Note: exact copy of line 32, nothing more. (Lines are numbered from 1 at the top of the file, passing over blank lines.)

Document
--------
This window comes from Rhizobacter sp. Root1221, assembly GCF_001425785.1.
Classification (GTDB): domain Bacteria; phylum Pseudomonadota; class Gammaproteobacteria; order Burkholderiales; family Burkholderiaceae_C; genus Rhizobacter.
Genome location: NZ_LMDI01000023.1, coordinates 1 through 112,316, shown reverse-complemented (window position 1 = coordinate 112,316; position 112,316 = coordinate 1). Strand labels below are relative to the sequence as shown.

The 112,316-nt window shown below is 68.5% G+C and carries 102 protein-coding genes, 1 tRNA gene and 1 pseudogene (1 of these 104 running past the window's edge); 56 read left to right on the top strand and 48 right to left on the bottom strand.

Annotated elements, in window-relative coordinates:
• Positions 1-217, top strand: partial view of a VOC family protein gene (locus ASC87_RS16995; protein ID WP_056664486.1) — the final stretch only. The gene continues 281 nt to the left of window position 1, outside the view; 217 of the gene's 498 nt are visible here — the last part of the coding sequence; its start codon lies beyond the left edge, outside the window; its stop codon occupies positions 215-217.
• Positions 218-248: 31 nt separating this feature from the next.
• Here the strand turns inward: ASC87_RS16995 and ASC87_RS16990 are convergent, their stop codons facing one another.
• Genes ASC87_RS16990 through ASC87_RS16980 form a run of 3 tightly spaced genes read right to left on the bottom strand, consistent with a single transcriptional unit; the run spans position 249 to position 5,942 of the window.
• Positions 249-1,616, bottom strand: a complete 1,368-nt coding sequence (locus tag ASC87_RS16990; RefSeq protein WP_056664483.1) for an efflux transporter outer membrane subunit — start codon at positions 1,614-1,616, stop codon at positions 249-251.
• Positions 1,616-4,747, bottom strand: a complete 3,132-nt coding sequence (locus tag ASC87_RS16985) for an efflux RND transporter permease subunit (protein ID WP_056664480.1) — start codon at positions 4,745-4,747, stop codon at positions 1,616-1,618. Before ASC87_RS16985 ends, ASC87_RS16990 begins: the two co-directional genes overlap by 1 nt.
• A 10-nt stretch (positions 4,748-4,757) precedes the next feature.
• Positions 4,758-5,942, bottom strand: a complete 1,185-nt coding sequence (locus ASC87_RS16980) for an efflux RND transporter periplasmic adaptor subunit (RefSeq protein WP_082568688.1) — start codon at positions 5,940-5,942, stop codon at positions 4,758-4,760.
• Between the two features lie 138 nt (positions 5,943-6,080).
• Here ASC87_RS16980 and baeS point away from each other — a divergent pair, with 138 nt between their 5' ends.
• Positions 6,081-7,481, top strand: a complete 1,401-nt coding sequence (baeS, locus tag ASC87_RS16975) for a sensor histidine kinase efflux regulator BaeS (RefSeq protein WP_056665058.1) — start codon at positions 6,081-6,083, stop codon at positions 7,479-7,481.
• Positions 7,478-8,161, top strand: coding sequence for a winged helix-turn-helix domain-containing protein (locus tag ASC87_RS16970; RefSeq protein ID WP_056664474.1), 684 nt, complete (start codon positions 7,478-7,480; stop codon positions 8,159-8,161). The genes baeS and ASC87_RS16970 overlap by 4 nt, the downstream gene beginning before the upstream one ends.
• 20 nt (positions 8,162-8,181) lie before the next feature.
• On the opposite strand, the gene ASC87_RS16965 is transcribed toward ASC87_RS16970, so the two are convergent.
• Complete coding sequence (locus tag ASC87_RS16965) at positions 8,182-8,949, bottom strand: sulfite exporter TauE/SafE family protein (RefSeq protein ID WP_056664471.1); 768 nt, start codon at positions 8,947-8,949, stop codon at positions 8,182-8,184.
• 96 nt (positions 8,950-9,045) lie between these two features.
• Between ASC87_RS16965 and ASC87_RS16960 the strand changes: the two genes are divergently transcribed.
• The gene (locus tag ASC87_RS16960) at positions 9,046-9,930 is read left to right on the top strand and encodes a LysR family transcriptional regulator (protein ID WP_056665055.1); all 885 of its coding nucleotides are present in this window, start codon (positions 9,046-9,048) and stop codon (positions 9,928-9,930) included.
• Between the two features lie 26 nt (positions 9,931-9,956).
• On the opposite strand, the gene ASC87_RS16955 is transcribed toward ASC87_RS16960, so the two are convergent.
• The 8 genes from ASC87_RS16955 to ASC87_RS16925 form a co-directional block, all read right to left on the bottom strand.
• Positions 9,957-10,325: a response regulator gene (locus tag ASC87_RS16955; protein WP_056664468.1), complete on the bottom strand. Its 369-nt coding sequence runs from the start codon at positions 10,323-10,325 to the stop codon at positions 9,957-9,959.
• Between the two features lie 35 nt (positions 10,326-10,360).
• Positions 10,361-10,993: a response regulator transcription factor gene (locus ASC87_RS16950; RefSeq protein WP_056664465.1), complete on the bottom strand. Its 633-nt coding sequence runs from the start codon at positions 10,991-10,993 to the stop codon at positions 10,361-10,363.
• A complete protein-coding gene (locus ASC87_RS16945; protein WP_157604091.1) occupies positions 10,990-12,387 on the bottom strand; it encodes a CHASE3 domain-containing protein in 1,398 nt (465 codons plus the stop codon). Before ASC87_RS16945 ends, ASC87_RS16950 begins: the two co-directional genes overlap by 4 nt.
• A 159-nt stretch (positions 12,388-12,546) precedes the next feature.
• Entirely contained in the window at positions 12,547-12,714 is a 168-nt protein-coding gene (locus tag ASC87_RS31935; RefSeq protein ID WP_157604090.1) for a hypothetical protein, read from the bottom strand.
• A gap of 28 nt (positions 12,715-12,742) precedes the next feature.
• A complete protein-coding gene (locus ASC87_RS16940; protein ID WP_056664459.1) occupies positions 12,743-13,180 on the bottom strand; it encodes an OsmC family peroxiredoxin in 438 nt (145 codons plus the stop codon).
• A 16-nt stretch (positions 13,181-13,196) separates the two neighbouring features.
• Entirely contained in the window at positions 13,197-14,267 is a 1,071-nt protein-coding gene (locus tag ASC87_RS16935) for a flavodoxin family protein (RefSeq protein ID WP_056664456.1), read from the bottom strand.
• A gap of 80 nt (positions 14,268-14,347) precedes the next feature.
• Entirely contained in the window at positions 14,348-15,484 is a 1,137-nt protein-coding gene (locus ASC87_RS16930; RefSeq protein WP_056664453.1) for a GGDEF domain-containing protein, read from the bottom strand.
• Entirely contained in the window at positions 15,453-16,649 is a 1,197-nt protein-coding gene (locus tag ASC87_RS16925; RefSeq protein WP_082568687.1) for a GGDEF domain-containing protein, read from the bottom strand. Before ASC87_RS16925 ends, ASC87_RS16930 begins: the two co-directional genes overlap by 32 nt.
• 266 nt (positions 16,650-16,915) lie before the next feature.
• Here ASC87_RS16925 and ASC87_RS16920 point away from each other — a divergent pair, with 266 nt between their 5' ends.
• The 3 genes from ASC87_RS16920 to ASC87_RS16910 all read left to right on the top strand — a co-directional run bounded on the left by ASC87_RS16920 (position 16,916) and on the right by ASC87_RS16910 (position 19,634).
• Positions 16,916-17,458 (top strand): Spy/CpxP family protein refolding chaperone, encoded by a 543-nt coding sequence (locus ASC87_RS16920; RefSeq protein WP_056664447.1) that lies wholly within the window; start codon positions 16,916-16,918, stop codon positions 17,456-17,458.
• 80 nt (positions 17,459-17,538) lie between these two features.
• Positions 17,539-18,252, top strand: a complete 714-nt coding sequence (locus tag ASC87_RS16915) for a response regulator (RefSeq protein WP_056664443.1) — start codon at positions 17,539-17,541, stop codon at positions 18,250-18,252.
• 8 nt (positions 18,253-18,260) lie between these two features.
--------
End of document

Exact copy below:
• Entirely contained in the window at positions 12,547-12,714 is a 168-nt protein-coding gene (locus tag ASC87_RS31935; RefSeq protein ID WP_157604090.1) for a hypothetical protein, read from the bottom strand.